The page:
Title: Rio Bravo
Release Date: April 4, 1959
Director: Howard Hawks
Production Company: Armada Productions
I was predisposed to hate this movie not just because the politics of a John Wayne Western tend to be loathsome but because it was made in response to High Noon, a movie I like that critiqued the blacklisting of Hollywood artists during the Red Scare. Wayne himself predictably declared that High Noon was “un-American” and wanted to make a movie portraying his vision of American machismo. Curiously, both France’s Remove term: Cahiers du Cinéma and England’s Sight and Sound selected Rio Bravo for their greatest films lists and not High Noon, but the American Film Institute list includes only High Noon.
In Rio Bravo, Wayne is John T. Chance the sheriff of a Texas town who arrests the bratty Joe Burdette (Claude Akins) for murder. The problem is that Joe’s older brother is a wealthy land baron who has his men surround the town and make several attempts to release Joe. Chance has to rely only on the help of his deputies while they wait for the Marshall to take Joe away. There’s Dude (Dean Martin), a recovering alcoholic with the shakes, the old and crippled Stumpy (Walter Brennan), and the young gunslinger Colorado (Ricky Nelson). Chance also forms a romance with a sassy young widow, Feathers (Angie Dickinson).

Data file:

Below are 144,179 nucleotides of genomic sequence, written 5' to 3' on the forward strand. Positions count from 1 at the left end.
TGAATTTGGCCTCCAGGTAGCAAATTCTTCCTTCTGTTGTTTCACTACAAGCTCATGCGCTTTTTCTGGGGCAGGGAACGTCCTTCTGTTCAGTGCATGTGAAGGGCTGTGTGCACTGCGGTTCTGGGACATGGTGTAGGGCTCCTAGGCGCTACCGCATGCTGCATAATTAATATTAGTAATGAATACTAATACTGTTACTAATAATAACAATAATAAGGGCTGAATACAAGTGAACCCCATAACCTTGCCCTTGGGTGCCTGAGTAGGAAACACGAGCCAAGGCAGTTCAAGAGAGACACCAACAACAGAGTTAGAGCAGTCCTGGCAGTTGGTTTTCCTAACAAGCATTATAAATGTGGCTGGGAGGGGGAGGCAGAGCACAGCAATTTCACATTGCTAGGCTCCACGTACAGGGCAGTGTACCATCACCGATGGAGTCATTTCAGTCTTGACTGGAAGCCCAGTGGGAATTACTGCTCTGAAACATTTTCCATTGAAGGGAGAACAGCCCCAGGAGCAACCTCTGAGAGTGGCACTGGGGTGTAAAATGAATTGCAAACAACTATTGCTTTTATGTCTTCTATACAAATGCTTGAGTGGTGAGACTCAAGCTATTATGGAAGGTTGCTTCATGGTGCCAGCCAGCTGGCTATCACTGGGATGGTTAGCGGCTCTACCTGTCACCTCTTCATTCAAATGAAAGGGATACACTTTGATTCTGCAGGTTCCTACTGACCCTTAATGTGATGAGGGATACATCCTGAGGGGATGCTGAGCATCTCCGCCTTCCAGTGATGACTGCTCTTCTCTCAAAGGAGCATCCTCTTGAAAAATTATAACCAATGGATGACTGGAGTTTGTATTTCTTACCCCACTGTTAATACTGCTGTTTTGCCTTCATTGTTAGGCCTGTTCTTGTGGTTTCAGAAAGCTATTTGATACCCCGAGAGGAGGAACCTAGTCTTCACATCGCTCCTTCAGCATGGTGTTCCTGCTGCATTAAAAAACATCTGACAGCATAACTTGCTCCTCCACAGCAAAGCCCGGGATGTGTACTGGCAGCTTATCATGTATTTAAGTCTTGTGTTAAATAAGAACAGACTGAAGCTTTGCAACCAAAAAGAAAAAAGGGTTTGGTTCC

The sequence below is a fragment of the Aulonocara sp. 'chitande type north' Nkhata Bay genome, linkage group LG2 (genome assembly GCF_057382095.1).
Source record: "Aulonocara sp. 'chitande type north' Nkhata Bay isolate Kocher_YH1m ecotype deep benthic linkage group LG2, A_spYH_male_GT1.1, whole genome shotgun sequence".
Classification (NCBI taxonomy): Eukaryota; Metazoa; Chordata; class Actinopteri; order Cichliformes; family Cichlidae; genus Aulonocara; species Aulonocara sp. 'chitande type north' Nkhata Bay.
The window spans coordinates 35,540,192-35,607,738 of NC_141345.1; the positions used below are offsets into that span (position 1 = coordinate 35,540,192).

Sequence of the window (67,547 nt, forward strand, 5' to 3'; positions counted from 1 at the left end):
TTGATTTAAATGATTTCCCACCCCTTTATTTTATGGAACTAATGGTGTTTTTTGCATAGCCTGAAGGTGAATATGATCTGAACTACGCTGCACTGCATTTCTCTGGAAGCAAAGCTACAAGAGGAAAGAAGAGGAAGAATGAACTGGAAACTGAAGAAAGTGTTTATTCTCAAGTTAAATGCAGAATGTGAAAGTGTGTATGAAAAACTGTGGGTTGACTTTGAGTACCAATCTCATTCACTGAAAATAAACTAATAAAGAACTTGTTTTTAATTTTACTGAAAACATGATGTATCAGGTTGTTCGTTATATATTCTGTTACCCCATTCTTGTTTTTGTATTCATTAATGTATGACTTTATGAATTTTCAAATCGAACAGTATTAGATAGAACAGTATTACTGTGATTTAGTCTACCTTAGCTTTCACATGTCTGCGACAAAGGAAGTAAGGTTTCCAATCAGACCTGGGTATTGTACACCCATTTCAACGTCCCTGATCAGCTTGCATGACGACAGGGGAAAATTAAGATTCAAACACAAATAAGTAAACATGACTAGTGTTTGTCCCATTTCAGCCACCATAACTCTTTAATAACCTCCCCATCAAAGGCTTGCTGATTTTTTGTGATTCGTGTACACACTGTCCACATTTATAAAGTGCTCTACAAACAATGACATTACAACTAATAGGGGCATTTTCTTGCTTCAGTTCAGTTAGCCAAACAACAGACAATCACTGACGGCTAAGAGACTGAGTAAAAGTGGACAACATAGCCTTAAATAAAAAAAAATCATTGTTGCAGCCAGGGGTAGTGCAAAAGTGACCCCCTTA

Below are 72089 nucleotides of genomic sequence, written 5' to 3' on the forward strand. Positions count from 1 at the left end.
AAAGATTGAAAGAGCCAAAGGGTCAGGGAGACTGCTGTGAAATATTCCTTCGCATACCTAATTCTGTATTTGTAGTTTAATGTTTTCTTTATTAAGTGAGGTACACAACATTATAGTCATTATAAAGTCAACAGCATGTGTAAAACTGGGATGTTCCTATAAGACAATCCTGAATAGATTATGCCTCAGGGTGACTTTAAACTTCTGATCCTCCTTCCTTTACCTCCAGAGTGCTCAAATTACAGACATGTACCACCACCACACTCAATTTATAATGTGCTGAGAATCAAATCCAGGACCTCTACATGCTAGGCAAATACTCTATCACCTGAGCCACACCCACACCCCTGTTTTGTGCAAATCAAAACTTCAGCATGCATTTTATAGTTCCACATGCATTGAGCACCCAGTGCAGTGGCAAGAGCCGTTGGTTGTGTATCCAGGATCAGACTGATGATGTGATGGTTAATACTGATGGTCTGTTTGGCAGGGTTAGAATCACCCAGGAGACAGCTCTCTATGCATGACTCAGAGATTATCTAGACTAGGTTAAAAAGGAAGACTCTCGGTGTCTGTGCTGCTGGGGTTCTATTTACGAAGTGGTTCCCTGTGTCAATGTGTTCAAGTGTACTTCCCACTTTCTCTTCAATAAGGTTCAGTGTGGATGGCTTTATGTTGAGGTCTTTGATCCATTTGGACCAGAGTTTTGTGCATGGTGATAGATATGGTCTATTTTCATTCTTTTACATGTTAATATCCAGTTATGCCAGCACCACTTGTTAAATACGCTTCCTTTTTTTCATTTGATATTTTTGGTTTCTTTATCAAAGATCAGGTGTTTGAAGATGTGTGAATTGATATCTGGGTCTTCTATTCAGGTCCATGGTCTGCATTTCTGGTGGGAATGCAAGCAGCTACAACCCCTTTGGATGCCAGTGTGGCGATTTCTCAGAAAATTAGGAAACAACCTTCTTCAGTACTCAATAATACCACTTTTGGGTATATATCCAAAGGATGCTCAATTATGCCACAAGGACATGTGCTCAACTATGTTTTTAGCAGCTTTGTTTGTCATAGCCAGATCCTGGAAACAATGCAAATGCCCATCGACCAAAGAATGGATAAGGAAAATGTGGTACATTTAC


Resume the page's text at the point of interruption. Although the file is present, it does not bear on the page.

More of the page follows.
The movie works as a collection of successful Western tropes crafted together. This is not a criticism as not everything needs to me innovative to be good, just sometimes need to bring things that worked together in new ways. I like the easy camaraderie among Chance, Dude, Stumpy, and Colorado. Martin’s acting performance is particularly good in this film (and why has Robert Downey, Jr. not starred in a Dean Martin biopic?). There’s a great scene where Rat Pack crooner Martin and teen idol Nelson sing a duet, a nice nod to the pop culture of the 1950s. Angie Dickinson looks and acts like a 1950s woman, but somehow that works too. And I think I’d love to see a movie where Brennan plays every character as his cackling old galoot.
All in all, Rio Bravo is better than I expected, and probably a great example of the classic Hollywood Western for a novice viewer, but it won’t be getting anywhere near my own all-time favorite movie list.